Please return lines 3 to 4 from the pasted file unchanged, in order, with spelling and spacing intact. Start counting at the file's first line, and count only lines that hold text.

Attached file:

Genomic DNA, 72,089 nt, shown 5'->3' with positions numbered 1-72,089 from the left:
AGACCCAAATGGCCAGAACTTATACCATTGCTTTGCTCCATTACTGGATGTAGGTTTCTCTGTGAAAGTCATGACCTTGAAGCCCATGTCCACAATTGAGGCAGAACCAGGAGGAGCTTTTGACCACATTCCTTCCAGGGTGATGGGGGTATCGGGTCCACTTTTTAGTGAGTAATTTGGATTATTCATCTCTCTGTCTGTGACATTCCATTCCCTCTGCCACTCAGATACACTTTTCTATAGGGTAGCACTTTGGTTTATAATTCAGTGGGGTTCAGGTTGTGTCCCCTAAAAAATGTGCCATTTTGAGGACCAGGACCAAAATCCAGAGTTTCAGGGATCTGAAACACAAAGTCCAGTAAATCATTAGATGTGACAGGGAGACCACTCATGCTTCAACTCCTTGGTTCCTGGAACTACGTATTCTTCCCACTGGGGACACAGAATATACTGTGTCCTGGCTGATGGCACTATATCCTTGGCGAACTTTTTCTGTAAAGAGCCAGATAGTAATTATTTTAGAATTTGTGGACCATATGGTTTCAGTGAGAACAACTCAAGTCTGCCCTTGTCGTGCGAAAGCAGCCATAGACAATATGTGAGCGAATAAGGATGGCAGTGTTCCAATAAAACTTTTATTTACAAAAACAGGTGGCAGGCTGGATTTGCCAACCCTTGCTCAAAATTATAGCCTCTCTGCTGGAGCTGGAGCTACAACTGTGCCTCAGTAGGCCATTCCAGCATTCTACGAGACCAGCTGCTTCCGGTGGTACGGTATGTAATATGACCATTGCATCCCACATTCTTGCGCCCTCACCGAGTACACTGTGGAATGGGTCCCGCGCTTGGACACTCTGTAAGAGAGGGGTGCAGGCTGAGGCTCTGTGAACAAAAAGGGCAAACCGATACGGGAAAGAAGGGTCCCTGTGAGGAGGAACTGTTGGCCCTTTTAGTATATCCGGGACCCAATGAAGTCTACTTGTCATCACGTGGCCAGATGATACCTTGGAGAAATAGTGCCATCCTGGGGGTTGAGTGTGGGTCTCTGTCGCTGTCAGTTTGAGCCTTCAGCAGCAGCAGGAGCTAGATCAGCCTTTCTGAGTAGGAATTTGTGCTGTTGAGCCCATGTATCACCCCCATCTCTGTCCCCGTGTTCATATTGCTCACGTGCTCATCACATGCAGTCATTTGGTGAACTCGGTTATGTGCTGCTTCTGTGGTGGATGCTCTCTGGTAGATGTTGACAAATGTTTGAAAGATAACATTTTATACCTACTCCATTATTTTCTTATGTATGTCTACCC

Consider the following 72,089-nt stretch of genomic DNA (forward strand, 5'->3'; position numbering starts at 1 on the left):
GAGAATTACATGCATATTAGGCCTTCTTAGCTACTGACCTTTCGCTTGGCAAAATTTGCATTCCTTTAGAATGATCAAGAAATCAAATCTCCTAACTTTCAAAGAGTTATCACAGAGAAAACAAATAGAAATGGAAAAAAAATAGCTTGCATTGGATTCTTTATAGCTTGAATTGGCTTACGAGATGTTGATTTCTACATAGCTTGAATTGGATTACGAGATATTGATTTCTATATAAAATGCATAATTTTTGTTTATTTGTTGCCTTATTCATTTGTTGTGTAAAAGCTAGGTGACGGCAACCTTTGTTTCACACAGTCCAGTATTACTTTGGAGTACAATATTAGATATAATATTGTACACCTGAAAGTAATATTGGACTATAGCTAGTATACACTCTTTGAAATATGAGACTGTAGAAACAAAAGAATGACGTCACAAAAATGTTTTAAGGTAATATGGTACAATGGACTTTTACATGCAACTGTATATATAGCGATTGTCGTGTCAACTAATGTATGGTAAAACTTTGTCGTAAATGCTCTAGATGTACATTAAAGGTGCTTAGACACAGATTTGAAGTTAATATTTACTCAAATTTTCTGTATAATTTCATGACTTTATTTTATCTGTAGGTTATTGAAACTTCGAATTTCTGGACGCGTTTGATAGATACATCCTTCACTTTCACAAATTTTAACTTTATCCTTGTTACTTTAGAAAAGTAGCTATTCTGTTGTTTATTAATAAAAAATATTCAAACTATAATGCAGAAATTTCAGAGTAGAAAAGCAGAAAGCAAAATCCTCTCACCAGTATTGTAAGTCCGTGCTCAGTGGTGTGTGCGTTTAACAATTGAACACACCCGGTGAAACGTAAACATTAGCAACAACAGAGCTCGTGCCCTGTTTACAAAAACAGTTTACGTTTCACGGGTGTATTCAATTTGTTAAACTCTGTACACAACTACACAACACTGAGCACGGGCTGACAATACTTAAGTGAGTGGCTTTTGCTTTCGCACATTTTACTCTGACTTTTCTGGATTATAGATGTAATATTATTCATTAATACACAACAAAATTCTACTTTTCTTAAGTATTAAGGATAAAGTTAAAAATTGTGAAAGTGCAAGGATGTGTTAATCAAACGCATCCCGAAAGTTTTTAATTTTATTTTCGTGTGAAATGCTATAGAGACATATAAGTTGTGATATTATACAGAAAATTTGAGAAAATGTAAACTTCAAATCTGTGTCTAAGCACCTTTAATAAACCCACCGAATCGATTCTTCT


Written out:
Consider the following 72,089-nt stretch of genomic DNA (forward strand, 5'->3'; position numbering starts at 1 on the left):
GAGAATTACATGCATATTAGGCCTTCTTAGCTACTGACCTTTCGCTTGGCAAAATTTGCATTCCTTTAGAATGATCAAGAAATCAAATCTCCTAACTTTCAAAGAGTTATCACAGAGAAAACAAATAGAAATGGAAAAAAAATAGCTTGCATTGGATTCTTTATAGCTTGAATTGGCTTACGAGATGTTGATTTCTACATAGCTTGAATTGGATTACGAGATATTGATTTCTATATAAAATGCATAATTTTTGTTTATTTGTTGCCTTATTCATTTGTTGTGTAAAAGCTAGGTGACGGCAACCTTTGTTTCACACAGTCCAGTATTACTTTGGAGTACAATATTAGATATAATATTGTACACCTGAAAGTAATATTGGACTATAGCTAGTATACACTCTTTGAAATATGAGACTGTAGAAACAAAAGAATGACGTCACAAAAATGTTTTAAGGTAATATGGTACAATGGACTTTTACATGCAACTGTATATATAGCGATTGTCGTGTCAACTAATGTATGGTAAAACTTTGTCGTAAATGCTCTAGATGTACATTAAAGGTGCTTAGACACAGATTTGAAGTTAATATTTACTCAAATTTTCTGTATAATTTCATGACTTTATTTTATCTGTAGGTTATTGAAACTTCGAATTTCTGGACGCGTTTGATAGATACATCCTTCACTTTCACAAATTTTAACTTTATCCTTGTTACTTTAGAAAAGTAGCTATTCTGTTGTTTATTAATAAAAAATATTCAAACTATAATGCAGAAATTTCAGAGTAGAAAAGCAGAAAGCAAAATCCTCTCACCAGTATTGTAAGTCCGTGCTCAGTGGTGTGTGCGTTTAACAATTGAACACACCCGGTGAAACGTAAACATTAGCAACAACAGAGCTCGTGCCCTGTTTACAAAAACAGTTTACGTTTCACGGGTGTATTCAATTTGTTAAACTCTGTACACAACTACACAACACTGAGCACGGGCTGACAATACTTAAGTGAGTGGCTTTTGCTTTCGCACATTTTACTCTGACTTTTCTGGATTATAGATGTAATATTATTCATTAATACACAACAAAATTCTACTTTTCTTAAGTATTAAGGATAAAGTTAAAAATTGTGAAAGTGCAAGGATGTGTTAATCAAACGCATCCCGAAAGTTTTTAATTTTATTTTCGTGTGAAATGCTATAGAGACATATAAGTTGTGATATTATACAGAAAATTTGAGAAAATGTAAACTTCAAATCTGTGTCTAAGCACCTTTAATAAACCCACCGAATCGATTCTTCT